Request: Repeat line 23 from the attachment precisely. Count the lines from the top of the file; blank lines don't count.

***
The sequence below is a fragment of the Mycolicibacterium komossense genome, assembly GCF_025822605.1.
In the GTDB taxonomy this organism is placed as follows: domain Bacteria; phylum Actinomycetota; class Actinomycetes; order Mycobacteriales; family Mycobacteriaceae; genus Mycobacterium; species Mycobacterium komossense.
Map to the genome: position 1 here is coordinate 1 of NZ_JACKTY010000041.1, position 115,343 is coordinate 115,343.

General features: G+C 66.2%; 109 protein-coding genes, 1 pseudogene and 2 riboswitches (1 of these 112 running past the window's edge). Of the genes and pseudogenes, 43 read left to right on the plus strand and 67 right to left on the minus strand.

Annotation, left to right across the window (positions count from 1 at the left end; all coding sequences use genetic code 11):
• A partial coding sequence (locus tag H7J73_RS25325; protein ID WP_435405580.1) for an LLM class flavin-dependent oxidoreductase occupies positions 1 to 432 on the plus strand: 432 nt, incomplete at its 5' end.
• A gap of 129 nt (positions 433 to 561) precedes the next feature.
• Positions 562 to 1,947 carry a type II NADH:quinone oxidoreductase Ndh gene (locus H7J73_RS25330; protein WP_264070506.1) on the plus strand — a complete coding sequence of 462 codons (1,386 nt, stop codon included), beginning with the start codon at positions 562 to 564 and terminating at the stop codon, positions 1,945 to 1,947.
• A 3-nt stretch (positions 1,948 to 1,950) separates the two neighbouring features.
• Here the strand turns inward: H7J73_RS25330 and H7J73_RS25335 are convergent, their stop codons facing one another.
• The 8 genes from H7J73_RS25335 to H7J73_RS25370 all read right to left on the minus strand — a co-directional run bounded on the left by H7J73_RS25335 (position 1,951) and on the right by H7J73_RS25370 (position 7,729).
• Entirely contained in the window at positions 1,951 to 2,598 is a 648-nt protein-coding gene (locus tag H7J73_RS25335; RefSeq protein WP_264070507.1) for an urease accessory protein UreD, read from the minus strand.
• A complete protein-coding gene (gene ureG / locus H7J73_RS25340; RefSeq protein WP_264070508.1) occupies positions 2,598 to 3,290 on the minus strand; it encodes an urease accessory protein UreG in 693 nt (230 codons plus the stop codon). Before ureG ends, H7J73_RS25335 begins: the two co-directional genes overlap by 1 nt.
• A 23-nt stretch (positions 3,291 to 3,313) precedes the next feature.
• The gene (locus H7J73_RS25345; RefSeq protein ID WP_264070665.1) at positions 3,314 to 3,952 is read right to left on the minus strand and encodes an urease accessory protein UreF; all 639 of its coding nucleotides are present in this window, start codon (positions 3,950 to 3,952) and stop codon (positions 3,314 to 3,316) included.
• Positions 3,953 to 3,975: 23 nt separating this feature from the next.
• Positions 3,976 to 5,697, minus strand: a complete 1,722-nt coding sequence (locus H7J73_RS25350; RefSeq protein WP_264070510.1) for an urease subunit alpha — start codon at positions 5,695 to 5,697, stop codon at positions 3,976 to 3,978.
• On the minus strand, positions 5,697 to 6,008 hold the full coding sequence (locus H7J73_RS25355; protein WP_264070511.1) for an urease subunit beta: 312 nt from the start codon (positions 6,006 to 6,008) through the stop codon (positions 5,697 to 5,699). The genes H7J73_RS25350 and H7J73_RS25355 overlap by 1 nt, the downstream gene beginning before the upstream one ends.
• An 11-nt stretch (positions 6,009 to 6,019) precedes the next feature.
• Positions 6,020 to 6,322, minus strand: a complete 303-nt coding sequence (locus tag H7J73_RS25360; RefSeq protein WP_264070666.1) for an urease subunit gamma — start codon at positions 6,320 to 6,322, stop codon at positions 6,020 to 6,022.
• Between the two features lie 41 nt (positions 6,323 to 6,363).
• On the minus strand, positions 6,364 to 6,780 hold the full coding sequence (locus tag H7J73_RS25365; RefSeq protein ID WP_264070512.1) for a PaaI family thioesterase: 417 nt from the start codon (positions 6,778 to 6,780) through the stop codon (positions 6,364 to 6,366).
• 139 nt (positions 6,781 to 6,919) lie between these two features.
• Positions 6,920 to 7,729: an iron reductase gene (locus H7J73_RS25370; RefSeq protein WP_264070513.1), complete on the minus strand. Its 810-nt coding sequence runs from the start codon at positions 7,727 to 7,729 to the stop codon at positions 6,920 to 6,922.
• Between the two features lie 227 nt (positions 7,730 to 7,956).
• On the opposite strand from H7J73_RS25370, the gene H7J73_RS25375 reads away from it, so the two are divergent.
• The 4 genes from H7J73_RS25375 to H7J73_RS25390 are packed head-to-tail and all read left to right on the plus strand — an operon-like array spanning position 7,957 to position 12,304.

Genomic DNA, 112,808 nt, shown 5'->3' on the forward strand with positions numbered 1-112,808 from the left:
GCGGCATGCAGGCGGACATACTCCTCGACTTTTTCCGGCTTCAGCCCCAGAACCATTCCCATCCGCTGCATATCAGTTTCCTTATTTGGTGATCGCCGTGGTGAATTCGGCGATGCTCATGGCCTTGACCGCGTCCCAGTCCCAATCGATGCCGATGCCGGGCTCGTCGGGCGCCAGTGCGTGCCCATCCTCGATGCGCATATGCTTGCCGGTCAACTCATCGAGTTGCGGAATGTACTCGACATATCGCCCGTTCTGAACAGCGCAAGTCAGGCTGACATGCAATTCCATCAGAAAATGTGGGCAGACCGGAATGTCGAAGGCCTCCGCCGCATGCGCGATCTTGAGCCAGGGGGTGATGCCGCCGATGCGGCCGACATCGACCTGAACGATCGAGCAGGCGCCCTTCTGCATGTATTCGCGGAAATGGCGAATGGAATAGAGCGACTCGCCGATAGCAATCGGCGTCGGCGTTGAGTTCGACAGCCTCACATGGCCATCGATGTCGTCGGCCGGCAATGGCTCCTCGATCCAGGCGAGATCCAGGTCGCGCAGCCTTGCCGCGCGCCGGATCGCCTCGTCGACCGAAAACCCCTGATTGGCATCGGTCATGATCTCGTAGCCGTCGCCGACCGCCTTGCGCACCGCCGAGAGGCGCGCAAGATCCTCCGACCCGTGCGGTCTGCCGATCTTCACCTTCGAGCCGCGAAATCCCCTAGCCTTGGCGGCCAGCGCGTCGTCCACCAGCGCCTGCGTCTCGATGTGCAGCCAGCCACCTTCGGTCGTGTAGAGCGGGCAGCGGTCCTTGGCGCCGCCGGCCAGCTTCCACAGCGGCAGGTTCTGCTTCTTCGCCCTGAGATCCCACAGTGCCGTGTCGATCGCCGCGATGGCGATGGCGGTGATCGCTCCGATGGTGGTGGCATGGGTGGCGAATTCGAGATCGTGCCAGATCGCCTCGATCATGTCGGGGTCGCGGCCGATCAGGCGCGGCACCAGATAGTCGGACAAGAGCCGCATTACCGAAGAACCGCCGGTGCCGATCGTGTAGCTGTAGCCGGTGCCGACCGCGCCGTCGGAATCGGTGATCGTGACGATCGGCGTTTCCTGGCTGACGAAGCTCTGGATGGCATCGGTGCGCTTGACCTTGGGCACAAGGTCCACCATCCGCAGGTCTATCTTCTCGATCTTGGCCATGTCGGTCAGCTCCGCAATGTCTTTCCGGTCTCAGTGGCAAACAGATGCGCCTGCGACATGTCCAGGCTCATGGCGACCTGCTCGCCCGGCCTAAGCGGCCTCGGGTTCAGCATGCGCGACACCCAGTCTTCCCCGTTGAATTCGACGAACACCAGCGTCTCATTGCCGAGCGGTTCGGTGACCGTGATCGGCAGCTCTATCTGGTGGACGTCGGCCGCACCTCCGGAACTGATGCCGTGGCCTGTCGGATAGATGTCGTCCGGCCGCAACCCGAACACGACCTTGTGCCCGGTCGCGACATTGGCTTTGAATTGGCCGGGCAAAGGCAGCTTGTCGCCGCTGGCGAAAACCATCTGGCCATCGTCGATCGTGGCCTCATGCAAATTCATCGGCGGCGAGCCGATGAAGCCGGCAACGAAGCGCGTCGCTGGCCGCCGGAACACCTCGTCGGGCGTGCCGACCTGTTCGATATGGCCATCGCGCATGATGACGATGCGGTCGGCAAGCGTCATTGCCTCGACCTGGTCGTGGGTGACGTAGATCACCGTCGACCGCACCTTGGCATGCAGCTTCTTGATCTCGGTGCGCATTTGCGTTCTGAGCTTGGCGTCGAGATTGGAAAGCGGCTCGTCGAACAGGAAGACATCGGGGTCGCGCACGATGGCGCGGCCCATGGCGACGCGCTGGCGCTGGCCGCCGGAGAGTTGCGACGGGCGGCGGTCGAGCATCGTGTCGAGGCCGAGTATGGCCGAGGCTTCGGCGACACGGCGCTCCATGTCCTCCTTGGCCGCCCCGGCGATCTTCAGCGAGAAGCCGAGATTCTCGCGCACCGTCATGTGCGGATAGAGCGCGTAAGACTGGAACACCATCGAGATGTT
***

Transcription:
• 139 nt (positions 6,781 to 6,919) lie between these two features.